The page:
The chair of a given IUPAC Symposium on Photochemistry chooses, after adequate consultation, the chair of the Symposium four years later. The selected chair chooses the location and local organizer, requests support by IUPAC and is responsible for the scientific standard and quality control of the Symposium, together with the selected scientific committee for that Symposium. Although the Symposia were all held in Europe (with the exception of Kyoto in 2006), 10 of the first 20 Scientific Chairs were from the USA, alternating with those from Europe. The decline in this practice reflects both declining USA participation, mainly due to the reduced support by the North American funding agencies, as well as simplified logistics when the Scientific Chair is located near the conference site.

During the Symposium there is usually a regular meeting of the IUPAC Sub-Committee of Photochemistry to discuss ongoing projects and consider the possibility of new ones.

Since 1988, the Porter Medal15 has been formally presented at the IUPAC Photochemistry Symposium, followed by a lecture of the medallist. The medal arose from a valedictory symposium held in London in 1986 following the retirement of George Porter as Director of the Royal Institution in London upon his election as President of the Royal Society. The choice of Porter medallist is made by the EPA, Inter-American Photochemistry Society, and Asian and Oceanian Photochemistry Association, the first medal being presented to George Porter himself in Bologna, in 1988.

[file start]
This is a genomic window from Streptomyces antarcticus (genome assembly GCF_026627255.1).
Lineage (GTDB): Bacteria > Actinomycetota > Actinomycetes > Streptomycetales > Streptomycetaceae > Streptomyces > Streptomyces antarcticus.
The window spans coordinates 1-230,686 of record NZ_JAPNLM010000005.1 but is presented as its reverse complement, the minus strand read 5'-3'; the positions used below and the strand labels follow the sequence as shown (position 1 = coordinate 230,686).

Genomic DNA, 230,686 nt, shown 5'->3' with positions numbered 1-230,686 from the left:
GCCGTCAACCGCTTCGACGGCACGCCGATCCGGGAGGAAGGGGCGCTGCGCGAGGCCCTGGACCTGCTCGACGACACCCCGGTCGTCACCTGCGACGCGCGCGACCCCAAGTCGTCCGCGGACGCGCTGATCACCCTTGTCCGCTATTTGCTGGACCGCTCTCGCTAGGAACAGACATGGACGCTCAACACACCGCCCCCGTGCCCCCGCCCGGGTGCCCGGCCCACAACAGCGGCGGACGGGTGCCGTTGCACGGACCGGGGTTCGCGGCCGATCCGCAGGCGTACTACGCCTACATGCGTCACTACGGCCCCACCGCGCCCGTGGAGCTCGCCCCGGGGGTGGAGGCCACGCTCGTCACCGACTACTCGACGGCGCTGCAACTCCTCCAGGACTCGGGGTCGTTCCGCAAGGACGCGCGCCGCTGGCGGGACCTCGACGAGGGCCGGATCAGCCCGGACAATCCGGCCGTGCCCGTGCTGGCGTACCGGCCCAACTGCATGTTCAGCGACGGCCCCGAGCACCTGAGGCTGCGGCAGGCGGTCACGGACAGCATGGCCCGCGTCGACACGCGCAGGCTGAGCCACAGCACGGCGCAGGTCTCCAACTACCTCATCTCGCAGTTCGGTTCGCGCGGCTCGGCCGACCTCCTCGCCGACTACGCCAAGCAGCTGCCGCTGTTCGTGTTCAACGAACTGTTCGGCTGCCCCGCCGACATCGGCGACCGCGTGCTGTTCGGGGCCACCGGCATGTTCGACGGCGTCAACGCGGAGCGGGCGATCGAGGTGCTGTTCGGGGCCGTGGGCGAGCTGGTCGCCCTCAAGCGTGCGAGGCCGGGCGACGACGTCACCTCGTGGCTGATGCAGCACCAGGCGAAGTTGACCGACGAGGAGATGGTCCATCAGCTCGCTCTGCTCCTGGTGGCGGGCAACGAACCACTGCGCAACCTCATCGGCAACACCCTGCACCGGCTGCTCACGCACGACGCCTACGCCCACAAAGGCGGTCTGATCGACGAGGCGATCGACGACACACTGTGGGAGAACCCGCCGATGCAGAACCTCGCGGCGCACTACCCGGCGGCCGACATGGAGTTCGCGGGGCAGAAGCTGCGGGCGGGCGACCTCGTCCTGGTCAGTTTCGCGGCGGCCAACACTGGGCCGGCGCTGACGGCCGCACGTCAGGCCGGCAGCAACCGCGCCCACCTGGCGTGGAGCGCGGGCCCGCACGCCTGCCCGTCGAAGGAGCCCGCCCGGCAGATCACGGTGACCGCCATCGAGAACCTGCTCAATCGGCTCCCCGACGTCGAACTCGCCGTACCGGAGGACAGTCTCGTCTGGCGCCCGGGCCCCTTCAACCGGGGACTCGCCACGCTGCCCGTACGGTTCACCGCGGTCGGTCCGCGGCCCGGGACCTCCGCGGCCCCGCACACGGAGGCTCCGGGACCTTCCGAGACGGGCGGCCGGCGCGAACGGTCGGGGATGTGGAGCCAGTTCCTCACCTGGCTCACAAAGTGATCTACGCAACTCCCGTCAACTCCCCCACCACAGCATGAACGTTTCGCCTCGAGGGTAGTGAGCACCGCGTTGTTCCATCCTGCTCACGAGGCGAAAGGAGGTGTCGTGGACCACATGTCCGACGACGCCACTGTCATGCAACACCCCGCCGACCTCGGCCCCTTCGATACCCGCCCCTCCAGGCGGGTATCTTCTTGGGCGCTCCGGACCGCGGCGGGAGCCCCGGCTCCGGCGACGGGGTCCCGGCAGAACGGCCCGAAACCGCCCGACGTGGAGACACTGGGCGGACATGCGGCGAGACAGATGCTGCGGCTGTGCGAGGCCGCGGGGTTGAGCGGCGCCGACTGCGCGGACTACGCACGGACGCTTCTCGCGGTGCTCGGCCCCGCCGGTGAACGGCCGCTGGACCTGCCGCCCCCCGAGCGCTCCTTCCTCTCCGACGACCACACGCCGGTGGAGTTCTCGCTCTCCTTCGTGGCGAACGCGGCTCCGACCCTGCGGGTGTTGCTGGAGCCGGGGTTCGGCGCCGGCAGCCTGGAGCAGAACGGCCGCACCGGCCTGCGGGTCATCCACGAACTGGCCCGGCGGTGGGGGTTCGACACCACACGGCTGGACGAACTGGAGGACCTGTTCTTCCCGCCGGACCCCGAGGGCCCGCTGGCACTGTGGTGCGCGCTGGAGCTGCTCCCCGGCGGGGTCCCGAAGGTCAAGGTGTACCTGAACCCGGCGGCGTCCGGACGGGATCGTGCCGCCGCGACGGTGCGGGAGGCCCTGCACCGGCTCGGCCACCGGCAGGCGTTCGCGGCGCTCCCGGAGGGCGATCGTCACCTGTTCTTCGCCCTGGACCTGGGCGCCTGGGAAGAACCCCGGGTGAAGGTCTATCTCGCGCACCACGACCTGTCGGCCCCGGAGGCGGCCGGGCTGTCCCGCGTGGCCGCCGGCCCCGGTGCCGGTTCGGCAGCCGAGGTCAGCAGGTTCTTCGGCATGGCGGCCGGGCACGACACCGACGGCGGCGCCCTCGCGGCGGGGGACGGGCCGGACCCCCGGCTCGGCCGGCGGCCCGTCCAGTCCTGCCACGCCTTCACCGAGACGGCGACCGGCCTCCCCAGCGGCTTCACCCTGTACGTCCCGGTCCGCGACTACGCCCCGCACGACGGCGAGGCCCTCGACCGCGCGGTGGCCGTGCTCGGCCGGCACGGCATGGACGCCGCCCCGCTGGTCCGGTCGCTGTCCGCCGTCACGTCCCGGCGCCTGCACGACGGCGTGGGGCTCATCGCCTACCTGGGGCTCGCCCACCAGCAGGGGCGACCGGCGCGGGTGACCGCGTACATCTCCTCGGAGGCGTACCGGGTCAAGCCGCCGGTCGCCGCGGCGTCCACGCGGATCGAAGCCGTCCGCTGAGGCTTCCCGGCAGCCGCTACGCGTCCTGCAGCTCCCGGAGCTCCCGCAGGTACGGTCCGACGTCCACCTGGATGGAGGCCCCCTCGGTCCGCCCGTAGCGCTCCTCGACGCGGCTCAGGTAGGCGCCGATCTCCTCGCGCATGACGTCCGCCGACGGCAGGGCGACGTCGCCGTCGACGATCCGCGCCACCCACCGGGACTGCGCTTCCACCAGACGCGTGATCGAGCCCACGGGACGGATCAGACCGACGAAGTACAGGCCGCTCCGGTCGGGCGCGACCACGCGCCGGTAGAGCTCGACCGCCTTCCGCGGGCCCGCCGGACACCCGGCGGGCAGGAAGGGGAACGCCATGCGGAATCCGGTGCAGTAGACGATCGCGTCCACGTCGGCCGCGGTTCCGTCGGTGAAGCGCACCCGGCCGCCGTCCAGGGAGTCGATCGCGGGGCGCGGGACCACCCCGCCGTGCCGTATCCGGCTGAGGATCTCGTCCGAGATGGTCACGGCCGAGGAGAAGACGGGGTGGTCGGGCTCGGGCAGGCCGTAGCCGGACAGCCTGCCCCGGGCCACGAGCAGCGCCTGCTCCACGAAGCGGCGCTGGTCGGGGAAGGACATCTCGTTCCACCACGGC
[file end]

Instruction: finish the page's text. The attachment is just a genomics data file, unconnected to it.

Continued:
Several additional awards are presented during the Symposium by IUPAC and by various journals to posters and oral contributions by young photochemists. Since 2008, the EPA has presented the Prize for the best PhD Thesis in Photochemistry16 and since 2010, the EPA-PPS Prize for the most cited paper of an EPA member in Photochemical & Photobiological Sciences, the society-owned journal, has been awarded; the presentation of each prize is accompanied by a lecture from the prizewinner.

Most of the Plenary and Invited Lectures of the Symposia are published in the IUPAC journal Pure and Applied Chemistry.1

An International Foundation of Photochemistry (IFP) with headquarters in Germany17 was created in 1974 with the main purpose of helping to finance the preparation steps of the Symposia. Its funds come from the accumulated revenues obtained during the Symposia. The Foundation board also has regular meetings during the Symposia.

The history of the IUPAC Symposia on Photochemistry is a successful story with a promising future. In the July 2012 Symposium in Coimbra,18 there were 640 participants from 53 countries and many young colleagues presented interesting, novel results in the form of talks and posters. A collection of invited papers based on selected presentations is published in the July 2013 issue of Pure and Applied Chemistry.19

The next Symposium is planned for 13-18 July 2014 in Bordeaux, France20 and the Scientific Chair is Dario Bassani. The following Symposium is planned for 2016 in Osaka, Japan and the Scientific Chairman is Tetsuro Majima.

Silvia E. Braslavsky < > is retired senior scientist at the Max Planck Institute for Chemical Energy Conversion, in Mülheim an der Ruhr, Germany. She is chair of the IUPAC Subcommittee on Photochemistry.



With contributions and very valuable comments and suggestions, i.e., “with a little help from my friends” Dario Bassani, Hugh Burrows, Dietrich Döpp, Devens Gust, Frans De Schryver, Angelo Lamola, Fred Lewis, Ugo Mazzucato, Josef Michl, Sandra Monti, Werner Nau, David Phillips, Heinz Roth, Franco Scandola, Kurt Schaffner, and Anthony Trozzolo.

About the article

Published Online: 2014-03-27

Published in Print: 2014-03-01

Citation Information: Chemistry International, Volume 36, Issue 2, Pages 12–13, ISSN (Online) 1365-2192, ISSN (Print) 0193-6484, DOI: https://doi.org/10.1515/ci.2014.36.2.12.